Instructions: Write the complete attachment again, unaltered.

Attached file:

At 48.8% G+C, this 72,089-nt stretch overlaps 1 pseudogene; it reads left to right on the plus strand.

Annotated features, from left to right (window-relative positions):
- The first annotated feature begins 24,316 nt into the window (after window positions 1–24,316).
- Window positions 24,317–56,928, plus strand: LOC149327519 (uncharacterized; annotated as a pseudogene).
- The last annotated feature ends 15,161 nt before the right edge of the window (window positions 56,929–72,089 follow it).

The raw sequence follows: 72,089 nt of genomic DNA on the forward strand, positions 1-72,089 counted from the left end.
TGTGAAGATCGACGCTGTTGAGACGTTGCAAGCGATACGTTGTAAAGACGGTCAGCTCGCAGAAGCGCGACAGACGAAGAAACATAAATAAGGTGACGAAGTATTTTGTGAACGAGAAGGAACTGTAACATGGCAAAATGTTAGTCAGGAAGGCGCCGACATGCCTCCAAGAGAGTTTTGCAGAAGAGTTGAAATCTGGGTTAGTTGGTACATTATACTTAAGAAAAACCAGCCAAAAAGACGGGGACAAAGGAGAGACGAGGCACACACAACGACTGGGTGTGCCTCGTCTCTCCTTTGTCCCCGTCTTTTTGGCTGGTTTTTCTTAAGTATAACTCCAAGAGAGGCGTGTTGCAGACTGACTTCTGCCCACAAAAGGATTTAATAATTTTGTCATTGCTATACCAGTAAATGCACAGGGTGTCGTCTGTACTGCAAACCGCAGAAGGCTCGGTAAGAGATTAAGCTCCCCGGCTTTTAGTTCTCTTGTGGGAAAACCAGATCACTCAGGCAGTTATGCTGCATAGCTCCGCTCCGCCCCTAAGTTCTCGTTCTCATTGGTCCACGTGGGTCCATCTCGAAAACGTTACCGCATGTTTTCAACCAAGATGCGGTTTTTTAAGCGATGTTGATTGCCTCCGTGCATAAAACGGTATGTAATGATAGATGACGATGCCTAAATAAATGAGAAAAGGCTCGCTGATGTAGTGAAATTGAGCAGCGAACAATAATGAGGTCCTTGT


At 48.8% G+C, this 72,089-nt stretch overlaps 1 pseudogene; it reads left to right on the plus strand.

Annotated features, from left to right (window-relative positions):
- The first annotated feature begins 24,316 nt into the window (after window positions 1–24,316).
- Window positions 24,317–56,928, plus strand: LOC149327519 (uncharacterized; annotated as a pseudogene).
- The last annotated feature ends 15,161 nt before the right edge of the window (window positions 56,929–72,089 follow it).

The raw sequence follows: 72,089 nt of genomic DNA on the forward strand, positions 1-72,089 counted from the left end.
TGTGAAGATCGACGCTGTTGAGACGTTGCAAGCGATACGTTGTAAAGACGGTCAGCTCGCAGAAGCGCGACAGACGAAGAAACATAAATAAGGTGACGAAGTATTTTGTGAACGAGAAGGAACTGTAACATGGCAAAATGTTAGTCAGGAAGGCGCCGACATGCCTCCAAGAGAGTTTTGCAGAAGAGTTGAAATCTGGGTTAGTTGGTACATTATACTTAAGAAAAACCAGCCAAAAAGACGGGGACAAAGGAGAGACGAGGCACACACAACGACTGGGTGTGCCTCGTCTCTCCTTTGTCCCCGTCTTTTTGGCTGGTTTTTCTTAAGTATAACTCCAAGAGAGGCGTGTTGCAGACTGACTTCTGCCCACAAAAGGATTTAATAATTTTGTCATTGCTATACCAGTAAATGCACAGGGTGTCGTCTGTACTGCAAACCGCAGAAGGCTCGGTAAGAGATTAAGCTCCCCGGCTTTTAGTTCTCTTGTGGGAAAACCAGATCACTCAGGCAGTTATGCTGCATAGCTCCGCTCCGCCCCTAAGTTCTCGTTCTCATTGGTCCACGTGGGTCCATCTCGAAAACGTTACCGCATGTTTTCAACCAAGATGCGGTTTTTTAAGCGATGTTGATTGCCTCCGTGCATAAAACGGTATGTAATGATAGATGACGATGCCTAAATAAATGAGAAAAGGCTCGCTGATGTAGTGAAATTGAGCAGCGAACAATAATGAGGTCCTTGT